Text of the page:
SUCCEED is a new program in Burlington High School (BHS). It is an alternative program for freshman students who struggle to attend class.
“SUCCEED is a school within a school. It is a specialized program to support ninth grade students who need some additional one to one support and a specialized setting to help them be successful in school,” Principal Noel Green said.
“It’s a much smaller setting, modified schedule from 8-11, with a lot more adult support,” Ashley Creighton, Behavior Coach and SUCCEED Coordinator, said.
The hope is that low student to teacher ratios, smaller class sizes, shorter blocks, the half day, limited courses and more individualized learning will help students reengage in school, build positive relationships, earn credit, and start to develop a plan for success.
“A few goals are to provide a social support network for the students; they begin each day with a check in and restorative circle to provide them with intensive support in regard to literacy and writing and provide them with individualized support in math. It is also designed to help them with just the general tools in regard on how to do school well,” Principal Green said.
To that end, each day begins with a circle to transition students to school, check on immediate needs, and get students ready to learn.
“The goal is to be able to address their specific needs as students and absolutely to be here every day, to be here, to be present, it’s part of the norm,” Josh Edelbaum, BHS social worker, said.
Students who attend regularly have the opportunity to earn credit in English, math, health and wellness, and an elective.
“It’s an option for four credits if you are in for the entire year. This is if you do all the work and attend regularly. If you come halfway in the year, you can earn half credits for each of those areas,” Creighton said.
Green sees SUCCEED as a way to create opportunities for students who are traditionally left behind.
“Schools like Horizon’s require students to have some credit in order to be eligible. The SUCCEED program is designed to do that and to get students highly prepared to stay, to go back to the general population, or at least they have enough credit if they wanted to attend an alternative school,” Principal Green said.
Most SUCCEED students did not want to talk to the Register. However, Jarred Merriot, a student who joined SUCCEED in December said the program is “chill” and the shorter classes help him focus.
Freshman Jarred Merriot says SUCCEED is “chill.”
“[Without SUCCEED] I would be out of my classes in the hall. I wouldn’t be engaged,” Merriot said.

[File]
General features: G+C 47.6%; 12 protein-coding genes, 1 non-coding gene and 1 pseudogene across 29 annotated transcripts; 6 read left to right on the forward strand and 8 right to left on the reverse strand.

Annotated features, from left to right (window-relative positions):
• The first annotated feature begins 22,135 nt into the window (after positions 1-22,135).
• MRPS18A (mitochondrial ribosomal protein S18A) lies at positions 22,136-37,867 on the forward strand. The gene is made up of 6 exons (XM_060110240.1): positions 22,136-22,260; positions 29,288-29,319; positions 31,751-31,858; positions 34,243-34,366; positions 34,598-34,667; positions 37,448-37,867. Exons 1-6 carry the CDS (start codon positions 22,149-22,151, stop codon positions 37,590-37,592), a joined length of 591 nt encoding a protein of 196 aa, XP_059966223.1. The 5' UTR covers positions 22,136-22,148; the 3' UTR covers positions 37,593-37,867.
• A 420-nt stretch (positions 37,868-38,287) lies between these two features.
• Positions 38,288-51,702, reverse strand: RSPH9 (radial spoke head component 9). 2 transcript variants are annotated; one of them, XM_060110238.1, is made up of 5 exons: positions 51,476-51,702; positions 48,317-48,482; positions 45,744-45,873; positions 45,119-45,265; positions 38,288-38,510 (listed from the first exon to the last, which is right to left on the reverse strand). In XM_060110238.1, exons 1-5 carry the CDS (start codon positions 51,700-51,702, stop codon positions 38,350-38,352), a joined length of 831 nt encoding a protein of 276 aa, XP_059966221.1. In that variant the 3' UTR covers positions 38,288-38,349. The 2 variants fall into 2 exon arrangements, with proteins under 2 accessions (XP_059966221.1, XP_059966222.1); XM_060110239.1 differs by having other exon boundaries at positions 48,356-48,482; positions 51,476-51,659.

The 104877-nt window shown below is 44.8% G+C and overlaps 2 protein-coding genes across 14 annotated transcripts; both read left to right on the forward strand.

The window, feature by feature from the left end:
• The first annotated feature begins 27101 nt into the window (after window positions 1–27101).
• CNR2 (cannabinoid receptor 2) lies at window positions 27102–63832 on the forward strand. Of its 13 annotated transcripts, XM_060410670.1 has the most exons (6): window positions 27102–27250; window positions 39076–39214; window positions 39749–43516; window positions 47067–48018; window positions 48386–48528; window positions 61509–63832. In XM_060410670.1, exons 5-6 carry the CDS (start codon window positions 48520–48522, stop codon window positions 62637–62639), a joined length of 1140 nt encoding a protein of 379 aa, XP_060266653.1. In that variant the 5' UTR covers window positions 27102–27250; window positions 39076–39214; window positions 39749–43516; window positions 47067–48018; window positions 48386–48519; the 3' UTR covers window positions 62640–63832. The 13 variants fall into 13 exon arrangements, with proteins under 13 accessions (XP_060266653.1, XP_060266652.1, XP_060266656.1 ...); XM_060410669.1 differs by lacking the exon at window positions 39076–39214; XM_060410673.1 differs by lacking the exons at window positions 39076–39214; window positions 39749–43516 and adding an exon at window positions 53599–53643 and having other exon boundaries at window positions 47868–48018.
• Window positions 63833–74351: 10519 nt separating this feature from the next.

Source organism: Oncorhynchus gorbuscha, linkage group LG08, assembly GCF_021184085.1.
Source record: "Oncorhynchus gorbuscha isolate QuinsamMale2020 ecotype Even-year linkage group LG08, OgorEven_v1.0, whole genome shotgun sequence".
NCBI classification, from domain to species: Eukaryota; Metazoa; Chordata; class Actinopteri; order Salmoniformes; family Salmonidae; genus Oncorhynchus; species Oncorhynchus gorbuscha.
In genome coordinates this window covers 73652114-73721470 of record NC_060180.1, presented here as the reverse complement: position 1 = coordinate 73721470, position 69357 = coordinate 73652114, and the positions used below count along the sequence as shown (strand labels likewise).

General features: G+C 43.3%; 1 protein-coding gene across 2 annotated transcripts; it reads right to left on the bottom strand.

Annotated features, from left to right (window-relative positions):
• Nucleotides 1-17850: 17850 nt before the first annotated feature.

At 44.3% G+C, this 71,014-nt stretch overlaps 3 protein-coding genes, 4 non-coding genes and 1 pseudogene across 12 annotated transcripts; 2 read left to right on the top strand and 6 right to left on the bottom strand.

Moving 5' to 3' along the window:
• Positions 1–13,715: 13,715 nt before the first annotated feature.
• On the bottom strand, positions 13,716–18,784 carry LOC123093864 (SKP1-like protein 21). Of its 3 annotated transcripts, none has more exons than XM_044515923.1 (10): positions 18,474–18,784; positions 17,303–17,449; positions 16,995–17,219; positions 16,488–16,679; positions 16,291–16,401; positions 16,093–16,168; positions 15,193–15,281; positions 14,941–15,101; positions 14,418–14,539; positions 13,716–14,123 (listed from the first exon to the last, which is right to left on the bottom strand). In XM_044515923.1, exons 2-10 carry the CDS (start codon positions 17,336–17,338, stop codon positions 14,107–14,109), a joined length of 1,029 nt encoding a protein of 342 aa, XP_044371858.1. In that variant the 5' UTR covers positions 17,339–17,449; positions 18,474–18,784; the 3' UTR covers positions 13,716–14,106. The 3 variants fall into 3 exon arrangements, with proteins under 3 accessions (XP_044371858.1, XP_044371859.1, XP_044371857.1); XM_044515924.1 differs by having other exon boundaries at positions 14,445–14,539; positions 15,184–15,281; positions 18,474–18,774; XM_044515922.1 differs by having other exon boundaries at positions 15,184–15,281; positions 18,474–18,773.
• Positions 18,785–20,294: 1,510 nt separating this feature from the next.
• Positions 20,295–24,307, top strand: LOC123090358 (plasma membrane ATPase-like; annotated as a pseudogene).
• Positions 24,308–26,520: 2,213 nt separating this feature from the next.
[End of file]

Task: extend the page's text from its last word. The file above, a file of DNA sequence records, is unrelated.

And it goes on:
Famo Haji, a senior at BHS and a Teaching Assistant, said her experience mentoring has been good.
“There are multiple teachers in the classroom and not a lot of kids, so it’s not too much,” Haji said. “During my block, the first half is math and the second half is reading. I help with whatever math packet we are doing that day and then I help read with the student that I work with.”
To keep students coming, the staff of SUCCEED try to make students as comfortable as possible by adding elements that are not always part of a regular high school classroom. Students share tea or hot chocolate, often break for a quick visit to the weight room, or take some 1-1 time with a teacher as needed. For field trips they have summited Mount Mansfield, skated at Leddy Park, and visited the Fletcher Free Library.
Creighton said the program is working. Students are changing their relationship to school.
“Students are reaching these milestones that are set to make sure they are progressing with their learning. We also see a student coming to a class regularly, showing that they are ready to be present every day when maybe there weren’t before,” Creighton said.
The recent school closure due to COVID-19 is challenging for everyone. SUCCEED teachers are focusing on relationships over academics.
“Since SUCCEED is a very relationship based program we have had to get creative when it comes to maintaining relationships between teachers and students. We are working on ways to create opportunities for connection using email and text check ins as well as Google Hangouts and Google Meet,” Creighton said in an April 1 email to the Register. “In terms of academics I want them to not lose any of the skills that they have gained and made progress towards over the years. However, I mostly hope that they and their families are safe and well during this challenging time.”